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The Smaller the Better In ETFs (IJR, IWC, MGC)

The Smaller the Better In ETFs IJR, IWC, MGC

When it comes to investing, bigger is not always better.

The large cap stocks are often the names that everyone knows and loves, however they may not be the best investment option when the goal is to make money.

Large cap stocks are typically perceived as safer and more stable than the small cap stocks because they have been profitable for many years and have steady revenue. On the other hand, as a company matures they tend to get so big that future growth expectations will begin to diminish. That is evident in such companies as Microsoft (NASDAQ: MSFT); they are too big to get out of their own way and the market becomes saturated with their products unless they are able to reinvent their business model.

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The small cap stocks are not necessarily startups, but they a common thread that most have is above average growth. When an investor buys a stock they are investing in the future earnings of the company and high growth can lead to above average stock gains.

There are a large number of ETFs that invest in small cap stocks in a variety of approaches. Investors must make sure to do their due diligence to find which small cap ETF meets the desired goals that are attempting to be achieved.

iShares Core S&P Small Cap ETF (NYSE: IJR)

The ETF is a highly diversified basket of 602 stocks that focuses on the S&P Small Cap 600 Index. With the top holding only making up 0.6 percent of the portfolio and the top ten holdings only accounting for 5.4 percent of the allocation, the ETF is truly diversified. The financials, information technology, and consumer discretionary stocks are the most heavily weighted sectors.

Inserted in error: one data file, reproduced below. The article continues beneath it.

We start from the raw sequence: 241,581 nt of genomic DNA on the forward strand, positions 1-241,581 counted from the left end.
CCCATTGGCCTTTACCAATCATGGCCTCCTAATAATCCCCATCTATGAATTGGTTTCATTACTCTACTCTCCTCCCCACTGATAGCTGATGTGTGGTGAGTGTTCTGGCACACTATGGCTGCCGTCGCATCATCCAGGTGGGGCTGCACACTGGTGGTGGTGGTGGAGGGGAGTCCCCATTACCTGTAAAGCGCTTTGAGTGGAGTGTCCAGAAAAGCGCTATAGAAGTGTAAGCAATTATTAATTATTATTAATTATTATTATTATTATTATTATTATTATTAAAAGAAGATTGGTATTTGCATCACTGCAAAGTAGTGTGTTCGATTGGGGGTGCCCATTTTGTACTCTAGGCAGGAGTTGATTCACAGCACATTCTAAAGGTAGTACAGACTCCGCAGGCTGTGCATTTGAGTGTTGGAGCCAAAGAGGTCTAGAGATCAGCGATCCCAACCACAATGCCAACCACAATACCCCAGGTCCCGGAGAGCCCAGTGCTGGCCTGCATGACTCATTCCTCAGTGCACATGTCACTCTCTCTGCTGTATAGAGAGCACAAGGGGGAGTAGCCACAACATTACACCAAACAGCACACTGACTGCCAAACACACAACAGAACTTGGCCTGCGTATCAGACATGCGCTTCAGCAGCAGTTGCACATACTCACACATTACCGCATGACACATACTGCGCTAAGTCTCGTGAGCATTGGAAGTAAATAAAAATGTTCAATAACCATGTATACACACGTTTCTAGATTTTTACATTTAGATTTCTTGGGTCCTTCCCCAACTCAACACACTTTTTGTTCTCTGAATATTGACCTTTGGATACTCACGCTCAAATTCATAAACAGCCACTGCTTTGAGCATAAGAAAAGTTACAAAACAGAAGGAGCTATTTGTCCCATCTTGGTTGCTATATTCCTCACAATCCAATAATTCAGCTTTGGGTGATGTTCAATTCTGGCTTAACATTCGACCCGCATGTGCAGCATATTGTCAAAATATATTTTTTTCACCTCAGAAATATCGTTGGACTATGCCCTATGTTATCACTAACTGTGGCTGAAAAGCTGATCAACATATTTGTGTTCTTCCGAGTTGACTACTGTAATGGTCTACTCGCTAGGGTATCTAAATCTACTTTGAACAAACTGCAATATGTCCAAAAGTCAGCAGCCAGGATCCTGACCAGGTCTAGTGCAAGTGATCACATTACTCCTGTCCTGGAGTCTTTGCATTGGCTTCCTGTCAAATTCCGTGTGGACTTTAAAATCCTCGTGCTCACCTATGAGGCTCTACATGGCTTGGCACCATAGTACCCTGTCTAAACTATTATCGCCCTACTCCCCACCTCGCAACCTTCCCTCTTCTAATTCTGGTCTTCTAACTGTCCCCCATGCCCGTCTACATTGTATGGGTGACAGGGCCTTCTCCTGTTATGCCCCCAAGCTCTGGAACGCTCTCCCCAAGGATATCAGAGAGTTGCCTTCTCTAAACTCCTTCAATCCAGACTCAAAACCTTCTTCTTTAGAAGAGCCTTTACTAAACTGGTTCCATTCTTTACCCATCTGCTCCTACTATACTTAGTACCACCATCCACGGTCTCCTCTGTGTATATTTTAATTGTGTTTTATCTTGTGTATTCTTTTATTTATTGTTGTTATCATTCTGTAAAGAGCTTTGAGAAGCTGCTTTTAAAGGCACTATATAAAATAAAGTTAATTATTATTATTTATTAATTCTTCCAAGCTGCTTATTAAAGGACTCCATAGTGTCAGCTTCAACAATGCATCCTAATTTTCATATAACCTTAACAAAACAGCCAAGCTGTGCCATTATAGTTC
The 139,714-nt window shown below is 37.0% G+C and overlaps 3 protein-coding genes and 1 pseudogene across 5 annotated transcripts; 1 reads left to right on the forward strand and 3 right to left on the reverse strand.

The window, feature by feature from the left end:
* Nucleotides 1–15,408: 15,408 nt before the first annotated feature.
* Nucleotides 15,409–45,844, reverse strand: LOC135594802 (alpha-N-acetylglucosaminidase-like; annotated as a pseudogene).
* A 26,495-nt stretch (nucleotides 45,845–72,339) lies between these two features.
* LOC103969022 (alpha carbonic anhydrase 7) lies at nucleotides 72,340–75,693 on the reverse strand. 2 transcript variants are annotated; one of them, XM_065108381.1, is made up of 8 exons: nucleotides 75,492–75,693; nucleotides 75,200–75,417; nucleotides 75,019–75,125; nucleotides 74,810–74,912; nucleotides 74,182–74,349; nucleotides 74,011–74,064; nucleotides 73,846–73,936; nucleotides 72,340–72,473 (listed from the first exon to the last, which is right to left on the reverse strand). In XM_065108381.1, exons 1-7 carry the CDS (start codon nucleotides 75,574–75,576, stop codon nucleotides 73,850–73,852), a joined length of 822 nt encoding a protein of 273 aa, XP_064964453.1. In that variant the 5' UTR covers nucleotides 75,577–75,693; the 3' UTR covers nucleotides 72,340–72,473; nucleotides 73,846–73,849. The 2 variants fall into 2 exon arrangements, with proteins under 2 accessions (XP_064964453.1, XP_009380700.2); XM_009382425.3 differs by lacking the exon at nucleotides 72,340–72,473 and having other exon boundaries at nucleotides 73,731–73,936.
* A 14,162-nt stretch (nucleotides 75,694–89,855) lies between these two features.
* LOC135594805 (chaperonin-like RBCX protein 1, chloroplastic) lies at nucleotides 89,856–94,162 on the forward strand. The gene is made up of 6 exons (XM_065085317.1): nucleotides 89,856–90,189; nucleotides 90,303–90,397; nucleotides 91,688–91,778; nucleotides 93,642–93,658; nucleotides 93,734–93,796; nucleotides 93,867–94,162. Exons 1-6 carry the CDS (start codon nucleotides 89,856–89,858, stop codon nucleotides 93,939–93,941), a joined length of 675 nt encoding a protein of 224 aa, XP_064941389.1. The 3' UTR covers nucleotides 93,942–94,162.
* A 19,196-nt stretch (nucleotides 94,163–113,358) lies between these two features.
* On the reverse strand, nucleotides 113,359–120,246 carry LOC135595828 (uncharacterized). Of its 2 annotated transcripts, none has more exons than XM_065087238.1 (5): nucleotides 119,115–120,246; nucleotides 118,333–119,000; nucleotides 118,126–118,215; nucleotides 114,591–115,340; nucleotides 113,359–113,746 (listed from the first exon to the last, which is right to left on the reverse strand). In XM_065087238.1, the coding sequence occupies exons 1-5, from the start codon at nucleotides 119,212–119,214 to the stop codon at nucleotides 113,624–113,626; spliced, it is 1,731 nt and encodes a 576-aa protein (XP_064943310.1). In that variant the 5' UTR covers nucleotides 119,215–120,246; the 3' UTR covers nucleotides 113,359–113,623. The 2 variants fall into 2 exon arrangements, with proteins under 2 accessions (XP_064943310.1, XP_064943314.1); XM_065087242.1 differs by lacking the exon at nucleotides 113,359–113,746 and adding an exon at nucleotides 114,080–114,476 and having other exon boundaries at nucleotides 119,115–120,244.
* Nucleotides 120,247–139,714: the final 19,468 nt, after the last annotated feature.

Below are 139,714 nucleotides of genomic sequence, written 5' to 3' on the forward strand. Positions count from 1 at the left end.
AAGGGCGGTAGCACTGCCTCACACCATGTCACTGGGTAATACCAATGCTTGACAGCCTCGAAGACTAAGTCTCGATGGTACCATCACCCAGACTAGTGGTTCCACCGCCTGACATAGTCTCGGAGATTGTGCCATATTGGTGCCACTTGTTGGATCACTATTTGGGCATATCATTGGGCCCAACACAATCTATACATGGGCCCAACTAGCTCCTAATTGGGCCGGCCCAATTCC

Year-to-date the ETF is up 34.3 percent compared to a gain of 25.6 percent for the Vanguard Mega Cap 300 Index ETF (NYSE: MGC). The annual expense ratio is 0.17 percent and the dividend yield is 1.1 percent.

iShares Micro Cap ETF (NYSE: IWC)

Moving down another notch on the market capitalization ladder is the micro cap stocks, which are even smaller in size. IWC takes an extremely diverse approach to the asset class with over 1350 stocks and a top ten that only accounts for 3.2 percent of the ETF. The financial, health care, and technology sectors are the three largest sectors represented.

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The performance of IWC is nearly identical to IJR in 2013 with a gain of 34.2 percent. The expense ratio is higher due to the exposure to stocks that are not as liquid and the nature of the asset class. The annual expense ratio is 0.74 percent. The dividend yield is 0.9 percent.

In most core portfolio allocations, but large cap and small cap stocks will be represented. However, it is integral not to over look the growth potential of small cap stocks when investing for the long-term.


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